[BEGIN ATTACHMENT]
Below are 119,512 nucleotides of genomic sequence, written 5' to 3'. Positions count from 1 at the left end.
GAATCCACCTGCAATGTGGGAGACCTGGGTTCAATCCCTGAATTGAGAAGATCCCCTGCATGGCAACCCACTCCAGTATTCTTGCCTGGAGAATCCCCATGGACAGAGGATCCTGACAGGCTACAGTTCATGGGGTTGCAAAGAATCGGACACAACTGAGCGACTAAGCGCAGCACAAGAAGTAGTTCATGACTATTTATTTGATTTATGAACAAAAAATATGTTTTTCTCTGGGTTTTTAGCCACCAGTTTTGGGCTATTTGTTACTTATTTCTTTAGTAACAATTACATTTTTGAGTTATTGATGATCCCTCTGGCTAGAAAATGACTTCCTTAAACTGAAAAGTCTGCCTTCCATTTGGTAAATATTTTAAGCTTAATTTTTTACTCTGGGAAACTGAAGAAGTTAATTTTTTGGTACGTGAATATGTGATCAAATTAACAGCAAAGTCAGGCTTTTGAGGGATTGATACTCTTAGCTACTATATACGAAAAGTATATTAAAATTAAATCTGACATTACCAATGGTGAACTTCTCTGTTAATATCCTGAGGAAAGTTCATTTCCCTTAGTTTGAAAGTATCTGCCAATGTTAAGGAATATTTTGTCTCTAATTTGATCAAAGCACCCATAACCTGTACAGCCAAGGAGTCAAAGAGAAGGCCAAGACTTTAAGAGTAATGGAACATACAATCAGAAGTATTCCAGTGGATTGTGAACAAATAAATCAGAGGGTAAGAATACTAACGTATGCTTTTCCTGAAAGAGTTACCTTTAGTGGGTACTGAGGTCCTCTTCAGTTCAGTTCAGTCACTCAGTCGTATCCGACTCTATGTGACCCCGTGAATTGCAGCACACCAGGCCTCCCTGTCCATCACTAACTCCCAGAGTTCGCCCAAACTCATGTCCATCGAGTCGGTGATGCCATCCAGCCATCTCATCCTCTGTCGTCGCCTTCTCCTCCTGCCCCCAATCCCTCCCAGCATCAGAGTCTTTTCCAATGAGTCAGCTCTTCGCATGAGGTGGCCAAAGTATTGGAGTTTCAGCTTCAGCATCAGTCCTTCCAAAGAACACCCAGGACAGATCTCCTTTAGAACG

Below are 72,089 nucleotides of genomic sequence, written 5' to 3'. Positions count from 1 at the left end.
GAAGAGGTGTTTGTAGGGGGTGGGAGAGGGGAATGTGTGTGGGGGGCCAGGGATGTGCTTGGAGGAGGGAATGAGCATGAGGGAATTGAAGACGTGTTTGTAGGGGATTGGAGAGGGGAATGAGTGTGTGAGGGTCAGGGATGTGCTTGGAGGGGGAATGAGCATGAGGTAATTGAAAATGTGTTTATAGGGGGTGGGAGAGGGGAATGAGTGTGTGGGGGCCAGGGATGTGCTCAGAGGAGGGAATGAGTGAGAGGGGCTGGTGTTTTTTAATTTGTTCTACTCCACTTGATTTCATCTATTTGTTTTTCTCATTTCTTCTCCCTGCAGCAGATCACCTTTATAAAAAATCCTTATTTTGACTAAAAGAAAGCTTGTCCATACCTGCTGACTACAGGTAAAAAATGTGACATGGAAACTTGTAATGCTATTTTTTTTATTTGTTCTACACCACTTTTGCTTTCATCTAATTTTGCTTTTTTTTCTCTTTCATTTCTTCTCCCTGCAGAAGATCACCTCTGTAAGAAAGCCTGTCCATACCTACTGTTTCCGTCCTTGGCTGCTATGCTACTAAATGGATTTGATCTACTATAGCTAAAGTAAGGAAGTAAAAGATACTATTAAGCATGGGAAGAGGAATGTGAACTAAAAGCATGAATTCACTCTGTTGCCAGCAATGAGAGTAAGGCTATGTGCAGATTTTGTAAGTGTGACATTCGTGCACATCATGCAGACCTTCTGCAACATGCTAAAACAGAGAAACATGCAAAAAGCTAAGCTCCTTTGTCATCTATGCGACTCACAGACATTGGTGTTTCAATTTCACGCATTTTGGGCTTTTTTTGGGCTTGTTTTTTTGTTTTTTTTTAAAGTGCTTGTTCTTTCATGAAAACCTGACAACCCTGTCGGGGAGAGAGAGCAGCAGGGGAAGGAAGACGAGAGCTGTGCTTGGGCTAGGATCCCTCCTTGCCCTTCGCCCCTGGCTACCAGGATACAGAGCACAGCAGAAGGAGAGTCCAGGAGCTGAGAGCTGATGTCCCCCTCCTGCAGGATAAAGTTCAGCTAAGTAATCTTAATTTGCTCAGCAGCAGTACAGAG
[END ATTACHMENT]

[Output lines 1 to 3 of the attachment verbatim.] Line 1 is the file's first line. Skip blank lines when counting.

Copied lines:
Below are 119,512 nucleotides of genomic sequence, written 5' to 3'. Positions count from 1 at the left end.
GAATCCACCTGCAATGTGGGAGACCTGGGTTCAATCCCTGAATTGAGAAGATCCCCTGCATGGCAACCCACTCCAGTATTCTTGCCTGGAGAATCCCCATGGACAGAGGATCCTGACAGGCTACAGTTCATGGGGTTGCAAAGAATCGGACACAACTGAGCGACTAAGCGCAGCACAAGAAGTAGTTCATGACTATTTATTTGATTTATGAACAAAAAATATGTTTTTCTCTGGGTTTTTAGCCACCAGTTTTGGGCTATTTGTTACTTATTTCTTTAGTAACAATTACATTTTTGAGTTATTGATGATCCCTCTGGCTAGAAAATGACTTCCTTAAACTGAAAAGTCTGCCTTCCATTTGGTAAATATTTTAAGCTTAATTTTTTACTCTGGGAAACTGAAGAAGTTAATTTTTTGGTACGTGAATATGTGATCAAATTAACAGCAAAGTCAGGCTTTTGAGGGATTGATACTCTTAGCTACTATATACGAAAAGTATATTAAAATTAAATCTGACATTACCAATGGTGAACTTCTCTGTTAATATCCTGAGGAAAGTTCATTTCCCTTAGTTTGAAAGTATCTGCCAATGTTAAGGAATATTTTGTCTCTAATTTGATCAAAGCACCCATAACCTGTACAGCCAAGGAGTCAAAGAGAAGGCCAAGACTTTAAGAGTAATGGAACATACAATCAGAAGTATTCCAGTGGATTGTGAACAAATAAATCAGAGGGTAAGAATACTAACGTATGCTTTTCCTGAAAGAGTTACCTTTAGTGGGTACTGAGGTCCTCTTCAGTTCAGTTCAGTCACTCAGTCGTATCCGACTCTATGTGACCCCGTGAATTGCAGCACACCAGGCCTCCCTGTCCATCACTAACTCCCAGAGTTCGCCCAAACTCATGTCCATCGAGTCGGTGATGCCATCCAGCCATCTCATCCTCTGTCGTCGCCTTCTCCTCCTGCCCCCAATCCCTCCCAGCATCAGAGTCTTTTCCAATGAGTCAGCTCTTCGCATGAGGTGGCCAAAGTATTGGAGTTTCAGCTTCAGCATCAGTCCTTCCAAAGAACACCCAGGACAGATCTCCTTTAGAACG

Below are 72,089 nucleotides of genomic sequence, written 5' to 3'. Positions count from 1 at the left end.